What America really wants this morning is a requiem for a robot -- the heartwarming tale of a simple, hard-working machine that had a skin of tin but a heart of gold. It played its last program Wednesday at a casino in Lake Tahoe, trying to defuse what FBI experts call "the most sophisticated homemade bomb" they have ever seen. That American robot gave its life for gambling.

It's the kind of story that writes itself; ready-made scenes, situations and phrases spring instantly to mind, lifted from dozens of movies about war and crime:

Little Robbie (you have to have a name for human interest) might look something like Artoo Deetoo, and he would keep up a stream of high-ptiched chatter (whistling in the graveyard?) as he sweated away (do robots sweat?) trying to dismantle the complicated mechanism with its explosive attachment. There would be ticking in the background -- maybe Robbie, maybe the bomb. It doesn't matter. Ticking heightens suspense.

After the explosion, while Robbie's cogs and transistors were still clattering down on the desert landscape, there would be a closing line combining elegiac pathos with some instant deep-think, and maybe a tough little twist at the end: "He lived hating crime and he died fighting it. He died to save Americans' right to take a chance, knowing that the odds were against him. The always are in a Nevada casino."

And then, perhaps, an epitaph in the classical style: "Non esto gravis illi, terra; non fuit tibi ." ("Earth do not lie heavily upon him; he did not lie heavily on you.")

Unfortunately, "Little Robbie" is a military secret.There were probably two of him -- one described as "a robot-like mechanical device" (probably a remote-control unit rather than a real robot) which was brought to the scene but apparently not used. The other, which was used and destroyed when the 1,100-lb. bomb went off, seems to have been purely electronic -- and that's about all we are likely to hear about it. The best guess about where the "robots" came from is the Lawrence Livermore nuclear weapon labortories in Livermore, Calif., where they have to be well-equipped to handle dangerous materials at somewhat more than arm's length.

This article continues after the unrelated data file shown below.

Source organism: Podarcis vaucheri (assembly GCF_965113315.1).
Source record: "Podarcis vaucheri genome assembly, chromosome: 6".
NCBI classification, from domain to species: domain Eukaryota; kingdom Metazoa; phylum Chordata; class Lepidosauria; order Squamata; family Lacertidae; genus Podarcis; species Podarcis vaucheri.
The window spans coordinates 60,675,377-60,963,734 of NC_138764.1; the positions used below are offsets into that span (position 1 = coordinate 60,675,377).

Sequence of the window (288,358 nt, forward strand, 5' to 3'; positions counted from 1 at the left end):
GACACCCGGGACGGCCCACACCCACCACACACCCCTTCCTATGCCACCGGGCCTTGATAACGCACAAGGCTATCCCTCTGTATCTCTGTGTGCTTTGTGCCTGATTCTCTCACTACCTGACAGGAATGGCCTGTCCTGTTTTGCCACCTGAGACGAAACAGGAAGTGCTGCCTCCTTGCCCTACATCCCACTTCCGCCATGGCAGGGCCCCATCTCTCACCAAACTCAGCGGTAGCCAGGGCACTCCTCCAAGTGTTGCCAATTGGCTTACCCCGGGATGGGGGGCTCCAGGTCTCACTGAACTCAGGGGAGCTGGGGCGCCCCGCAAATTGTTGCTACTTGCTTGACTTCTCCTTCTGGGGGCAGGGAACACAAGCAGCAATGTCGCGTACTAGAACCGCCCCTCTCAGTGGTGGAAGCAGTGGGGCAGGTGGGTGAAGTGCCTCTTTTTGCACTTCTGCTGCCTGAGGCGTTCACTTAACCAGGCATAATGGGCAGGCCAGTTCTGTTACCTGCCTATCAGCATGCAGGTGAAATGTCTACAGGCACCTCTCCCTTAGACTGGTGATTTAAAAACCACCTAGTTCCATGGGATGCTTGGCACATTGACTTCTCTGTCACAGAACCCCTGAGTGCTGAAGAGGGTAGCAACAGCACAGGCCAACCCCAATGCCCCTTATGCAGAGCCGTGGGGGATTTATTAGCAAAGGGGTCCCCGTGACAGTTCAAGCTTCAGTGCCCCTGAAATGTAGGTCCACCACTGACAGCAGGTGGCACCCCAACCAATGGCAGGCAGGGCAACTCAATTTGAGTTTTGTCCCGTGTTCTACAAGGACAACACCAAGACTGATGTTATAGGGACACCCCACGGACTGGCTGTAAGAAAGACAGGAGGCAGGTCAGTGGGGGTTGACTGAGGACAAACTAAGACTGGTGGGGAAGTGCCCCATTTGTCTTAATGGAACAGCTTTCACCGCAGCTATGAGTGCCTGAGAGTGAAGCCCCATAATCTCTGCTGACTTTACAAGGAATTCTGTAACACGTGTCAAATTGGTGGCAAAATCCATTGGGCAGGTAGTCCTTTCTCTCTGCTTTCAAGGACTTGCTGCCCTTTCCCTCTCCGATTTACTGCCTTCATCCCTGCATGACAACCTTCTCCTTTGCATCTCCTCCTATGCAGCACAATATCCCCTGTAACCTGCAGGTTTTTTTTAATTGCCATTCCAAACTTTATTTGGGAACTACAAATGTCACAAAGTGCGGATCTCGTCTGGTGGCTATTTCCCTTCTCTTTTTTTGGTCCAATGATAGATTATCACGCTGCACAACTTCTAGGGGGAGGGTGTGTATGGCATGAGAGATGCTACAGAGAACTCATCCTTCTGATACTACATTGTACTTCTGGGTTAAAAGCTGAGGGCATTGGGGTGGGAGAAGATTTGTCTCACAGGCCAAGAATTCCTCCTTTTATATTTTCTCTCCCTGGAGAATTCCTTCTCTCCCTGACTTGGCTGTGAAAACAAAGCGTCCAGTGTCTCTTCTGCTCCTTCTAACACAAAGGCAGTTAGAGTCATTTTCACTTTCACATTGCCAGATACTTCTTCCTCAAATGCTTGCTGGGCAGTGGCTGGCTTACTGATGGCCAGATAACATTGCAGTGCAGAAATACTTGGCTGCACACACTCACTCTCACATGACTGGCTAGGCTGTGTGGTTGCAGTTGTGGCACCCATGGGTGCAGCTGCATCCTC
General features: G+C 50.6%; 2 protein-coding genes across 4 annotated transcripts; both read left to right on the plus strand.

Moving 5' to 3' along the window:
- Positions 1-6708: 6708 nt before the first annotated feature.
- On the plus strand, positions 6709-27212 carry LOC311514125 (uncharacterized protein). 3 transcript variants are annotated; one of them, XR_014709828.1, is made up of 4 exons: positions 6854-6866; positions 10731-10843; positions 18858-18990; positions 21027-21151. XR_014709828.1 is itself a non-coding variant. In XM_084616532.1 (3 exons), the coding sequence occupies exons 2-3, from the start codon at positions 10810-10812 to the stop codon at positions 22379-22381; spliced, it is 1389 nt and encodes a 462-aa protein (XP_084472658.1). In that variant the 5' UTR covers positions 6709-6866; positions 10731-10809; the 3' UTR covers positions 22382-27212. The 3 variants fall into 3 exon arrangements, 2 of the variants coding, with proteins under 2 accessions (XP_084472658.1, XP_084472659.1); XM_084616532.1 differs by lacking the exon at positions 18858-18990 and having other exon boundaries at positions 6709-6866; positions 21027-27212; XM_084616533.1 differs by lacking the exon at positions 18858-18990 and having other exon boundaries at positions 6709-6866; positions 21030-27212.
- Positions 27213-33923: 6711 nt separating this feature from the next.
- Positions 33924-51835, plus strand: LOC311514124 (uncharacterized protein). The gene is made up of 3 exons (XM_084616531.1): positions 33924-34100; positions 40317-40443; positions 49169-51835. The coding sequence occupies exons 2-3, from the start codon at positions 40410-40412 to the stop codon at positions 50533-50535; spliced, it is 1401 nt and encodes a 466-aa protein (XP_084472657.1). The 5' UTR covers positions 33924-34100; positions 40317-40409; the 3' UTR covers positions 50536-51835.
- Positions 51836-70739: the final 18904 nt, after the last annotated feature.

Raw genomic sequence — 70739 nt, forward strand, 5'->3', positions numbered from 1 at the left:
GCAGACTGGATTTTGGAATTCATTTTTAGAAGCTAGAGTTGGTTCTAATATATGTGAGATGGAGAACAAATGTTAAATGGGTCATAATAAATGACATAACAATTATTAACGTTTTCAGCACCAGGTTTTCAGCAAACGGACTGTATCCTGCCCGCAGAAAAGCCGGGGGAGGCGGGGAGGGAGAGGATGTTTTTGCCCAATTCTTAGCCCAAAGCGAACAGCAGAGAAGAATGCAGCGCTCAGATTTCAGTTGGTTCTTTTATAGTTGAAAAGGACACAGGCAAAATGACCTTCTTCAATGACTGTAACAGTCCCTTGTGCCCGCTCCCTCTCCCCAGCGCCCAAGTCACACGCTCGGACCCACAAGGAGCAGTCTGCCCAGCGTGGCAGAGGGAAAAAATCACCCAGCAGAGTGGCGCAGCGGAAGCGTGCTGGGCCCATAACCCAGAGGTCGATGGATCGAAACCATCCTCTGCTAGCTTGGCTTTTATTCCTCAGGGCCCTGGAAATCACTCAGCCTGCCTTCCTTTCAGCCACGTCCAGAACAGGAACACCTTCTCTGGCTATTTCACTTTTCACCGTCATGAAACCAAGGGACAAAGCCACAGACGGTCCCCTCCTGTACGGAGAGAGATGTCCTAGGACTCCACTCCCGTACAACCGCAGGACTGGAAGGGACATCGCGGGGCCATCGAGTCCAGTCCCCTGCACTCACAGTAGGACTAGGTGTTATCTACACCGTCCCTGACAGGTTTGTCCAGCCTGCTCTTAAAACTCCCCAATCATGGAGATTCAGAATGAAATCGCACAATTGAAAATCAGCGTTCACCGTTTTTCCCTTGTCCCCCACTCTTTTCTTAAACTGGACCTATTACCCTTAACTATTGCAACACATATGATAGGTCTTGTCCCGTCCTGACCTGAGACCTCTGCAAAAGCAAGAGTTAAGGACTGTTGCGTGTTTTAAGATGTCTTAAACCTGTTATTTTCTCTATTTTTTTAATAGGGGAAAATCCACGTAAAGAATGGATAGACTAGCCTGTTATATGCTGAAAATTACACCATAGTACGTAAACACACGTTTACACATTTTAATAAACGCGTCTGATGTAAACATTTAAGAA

It's easier to get a description of the bomb -- but who wants to write a requiem for a bomb? It was approximately 2x2x4 feet in size, mounted on casters, made of blue steel and wheeled into the casino in a box bearing an IBM label. On top of the big box was a smaller one, identified as a control panel and armed with 24 switches, at least two of which have been identified as monitoring deviced to check whether the bomb was tilted or otherwise moved.

But Robbie? The little robot that couldn't? All the experts will say for publication is that it was "very sophisticated, secret electronic equipment." How can you write a requiem for that?

If Robbie is still a military secret, his little playmates called NEST have now lost that status. NEST -- the Nuclear Emergency Search Team -- is a secret unit set up by the federal government to combat nuclear terrorists. There have been approximately 50 extortion attempts involving nuclear weapons since 1970. All of them, so far, have turned out to be hoaxes. But the danger seemed real enough to set up a speical agency, and NEST is it. NEST came out of the closet for the non-nuclear but enormous bomb in Nevada, possibly choosing this time to go public because its existence and operations detail in a new, best-selling novel, "The Fifth Horseman" by Larry Collins and Dominique Lapierre. The agency's equipment was able to determine what kind of bomb it was and how it worked, but not how to disarm it.

For that, we might have been able to use Artoo Deetoo, but he's under exclusive contract to George Lucas and doesn't freelance on bomb disposal. Most of our metallic heroes in contemporary America are more anonymous.

But some day, somewhere in Nevada, we may hope to see a Monument to the Unknown Robot.